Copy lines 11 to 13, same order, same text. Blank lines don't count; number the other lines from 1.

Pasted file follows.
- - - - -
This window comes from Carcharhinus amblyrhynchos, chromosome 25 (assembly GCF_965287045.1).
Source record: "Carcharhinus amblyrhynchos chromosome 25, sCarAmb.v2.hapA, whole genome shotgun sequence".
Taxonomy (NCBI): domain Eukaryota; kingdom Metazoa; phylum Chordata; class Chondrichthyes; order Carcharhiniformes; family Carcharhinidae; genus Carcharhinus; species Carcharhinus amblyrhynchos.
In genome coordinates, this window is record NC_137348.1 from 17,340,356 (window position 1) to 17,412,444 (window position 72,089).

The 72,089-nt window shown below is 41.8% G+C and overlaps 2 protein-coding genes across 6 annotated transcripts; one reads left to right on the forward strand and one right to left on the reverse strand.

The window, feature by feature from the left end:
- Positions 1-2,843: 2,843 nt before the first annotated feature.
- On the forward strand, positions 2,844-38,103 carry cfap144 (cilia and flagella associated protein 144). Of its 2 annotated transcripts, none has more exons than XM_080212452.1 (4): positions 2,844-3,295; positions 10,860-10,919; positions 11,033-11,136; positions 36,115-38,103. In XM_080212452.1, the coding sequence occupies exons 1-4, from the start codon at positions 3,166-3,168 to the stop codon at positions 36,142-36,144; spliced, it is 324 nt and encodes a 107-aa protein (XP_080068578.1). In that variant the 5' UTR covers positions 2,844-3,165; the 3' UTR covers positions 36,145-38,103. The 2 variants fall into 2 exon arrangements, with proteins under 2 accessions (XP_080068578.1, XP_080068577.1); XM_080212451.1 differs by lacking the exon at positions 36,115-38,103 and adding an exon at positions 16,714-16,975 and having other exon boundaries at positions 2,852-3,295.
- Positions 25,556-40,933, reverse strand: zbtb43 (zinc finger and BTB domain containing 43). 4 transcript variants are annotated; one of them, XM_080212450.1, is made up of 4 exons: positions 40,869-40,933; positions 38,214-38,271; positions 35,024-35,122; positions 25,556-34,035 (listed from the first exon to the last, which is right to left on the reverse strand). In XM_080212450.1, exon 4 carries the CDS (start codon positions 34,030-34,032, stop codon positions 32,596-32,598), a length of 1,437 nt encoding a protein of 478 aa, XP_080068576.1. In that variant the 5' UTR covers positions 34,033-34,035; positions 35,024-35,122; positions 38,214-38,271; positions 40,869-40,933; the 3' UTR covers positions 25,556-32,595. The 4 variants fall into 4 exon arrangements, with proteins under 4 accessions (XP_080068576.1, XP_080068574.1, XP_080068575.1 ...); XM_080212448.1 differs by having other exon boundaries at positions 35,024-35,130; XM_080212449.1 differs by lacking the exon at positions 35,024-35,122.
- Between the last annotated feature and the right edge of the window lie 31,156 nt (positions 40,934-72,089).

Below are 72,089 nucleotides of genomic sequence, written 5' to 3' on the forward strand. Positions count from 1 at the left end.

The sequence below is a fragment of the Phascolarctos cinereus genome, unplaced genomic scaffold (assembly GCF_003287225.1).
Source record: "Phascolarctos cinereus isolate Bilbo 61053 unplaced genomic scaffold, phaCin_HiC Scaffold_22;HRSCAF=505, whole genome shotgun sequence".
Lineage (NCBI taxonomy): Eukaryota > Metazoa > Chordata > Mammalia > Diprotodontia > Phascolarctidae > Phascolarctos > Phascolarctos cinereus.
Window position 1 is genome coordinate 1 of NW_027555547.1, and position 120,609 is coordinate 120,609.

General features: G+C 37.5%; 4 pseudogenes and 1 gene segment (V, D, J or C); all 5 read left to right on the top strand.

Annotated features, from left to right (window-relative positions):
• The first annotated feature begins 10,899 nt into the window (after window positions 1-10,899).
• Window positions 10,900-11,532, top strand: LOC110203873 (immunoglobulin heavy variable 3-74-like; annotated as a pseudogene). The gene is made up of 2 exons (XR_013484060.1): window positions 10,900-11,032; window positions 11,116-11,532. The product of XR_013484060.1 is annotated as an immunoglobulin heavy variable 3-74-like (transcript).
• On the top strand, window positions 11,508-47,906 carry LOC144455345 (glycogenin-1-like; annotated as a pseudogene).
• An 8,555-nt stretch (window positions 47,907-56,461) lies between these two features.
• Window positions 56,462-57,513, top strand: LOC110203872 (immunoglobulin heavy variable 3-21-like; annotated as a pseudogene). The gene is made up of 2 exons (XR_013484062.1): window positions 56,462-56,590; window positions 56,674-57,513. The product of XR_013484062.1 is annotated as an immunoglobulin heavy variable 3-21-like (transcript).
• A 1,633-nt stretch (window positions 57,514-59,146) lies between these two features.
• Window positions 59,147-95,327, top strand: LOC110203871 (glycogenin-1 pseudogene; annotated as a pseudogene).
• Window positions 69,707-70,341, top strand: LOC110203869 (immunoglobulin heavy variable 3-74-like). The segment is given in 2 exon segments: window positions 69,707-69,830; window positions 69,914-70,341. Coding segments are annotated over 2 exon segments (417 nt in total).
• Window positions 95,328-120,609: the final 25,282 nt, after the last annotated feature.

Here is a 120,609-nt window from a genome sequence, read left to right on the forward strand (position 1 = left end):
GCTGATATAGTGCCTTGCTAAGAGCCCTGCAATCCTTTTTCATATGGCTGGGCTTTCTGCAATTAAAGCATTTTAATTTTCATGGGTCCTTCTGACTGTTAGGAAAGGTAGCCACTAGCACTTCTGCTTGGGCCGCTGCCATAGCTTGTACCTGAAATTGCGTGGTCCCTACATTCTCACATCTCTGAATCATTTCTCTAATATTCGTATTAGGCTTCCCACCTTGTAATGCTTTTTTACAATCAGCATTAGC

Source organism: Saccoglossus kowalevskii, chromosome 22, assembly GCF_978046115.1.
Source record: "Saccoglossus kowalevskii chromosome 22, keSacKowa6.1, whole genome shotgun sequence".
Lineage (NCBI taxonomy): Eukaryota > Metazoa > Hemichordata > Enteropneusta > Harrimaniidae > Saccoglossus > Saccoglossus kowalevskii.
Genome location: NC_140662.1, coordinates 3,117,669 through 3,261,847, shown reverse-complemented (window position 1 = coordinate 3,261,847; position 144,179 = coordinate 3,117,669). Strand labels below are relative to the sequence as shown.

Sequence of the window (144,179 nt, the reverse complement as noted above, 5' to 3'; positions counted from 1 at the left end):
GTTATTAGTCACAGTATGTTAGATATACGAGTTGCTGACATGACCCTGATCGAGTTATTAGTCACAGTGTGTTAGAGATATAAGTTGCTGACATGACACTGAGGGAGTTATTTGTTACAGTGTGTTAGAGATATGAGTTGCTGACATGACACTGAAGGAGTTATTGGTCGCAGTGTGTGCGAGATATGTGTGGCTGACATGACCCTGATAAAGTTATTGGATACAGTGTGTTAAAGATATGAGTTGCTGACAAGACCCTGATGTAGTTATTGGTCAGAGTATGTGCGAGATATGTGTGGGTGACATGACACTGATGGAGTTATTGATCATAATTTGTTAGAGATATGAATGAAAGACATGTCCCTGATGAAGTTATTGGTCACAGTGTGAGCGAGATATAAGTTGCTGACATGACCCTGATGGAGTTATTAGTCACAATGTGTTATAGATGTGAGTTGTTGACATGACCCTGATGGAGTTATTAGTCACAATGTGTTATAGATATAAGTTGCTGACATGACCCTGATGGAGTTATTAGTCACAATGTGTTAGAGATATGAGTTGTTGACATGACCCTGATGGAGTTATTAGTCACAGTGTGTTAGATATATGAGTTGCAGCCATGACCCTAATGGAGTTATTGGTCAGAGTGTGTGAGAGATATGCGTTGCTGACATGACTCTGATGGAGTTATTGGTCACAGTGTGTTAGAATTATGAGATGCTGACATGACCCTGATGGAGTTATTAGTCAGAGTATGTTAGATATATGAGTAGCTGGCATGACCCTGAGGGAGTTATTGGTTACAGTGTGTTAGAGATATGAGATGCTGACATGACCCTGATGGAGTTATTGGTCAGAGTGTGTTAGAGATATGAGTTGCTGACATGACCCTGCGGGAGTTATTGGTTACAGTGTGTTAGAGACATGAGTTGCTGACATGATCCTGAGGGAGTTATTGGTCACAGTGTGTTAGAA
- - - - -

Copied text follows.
Below are 72,089 nucleotides of genomic sequence, written 5' to 3' on the forward strand. Positions count from 1 at the left end.

The sequence below is a fragment of the Phascolarctos cinereus genome, unplaced genomic scaffold (assembly GCF_003287225.1).
Source record: "Phascolarctos cinereus isolate Bilbo 61053 unplaced genomic scaffold, phaCin_HiC Scaffold_22;HRSCAF=505, whole genome shotgun sequence".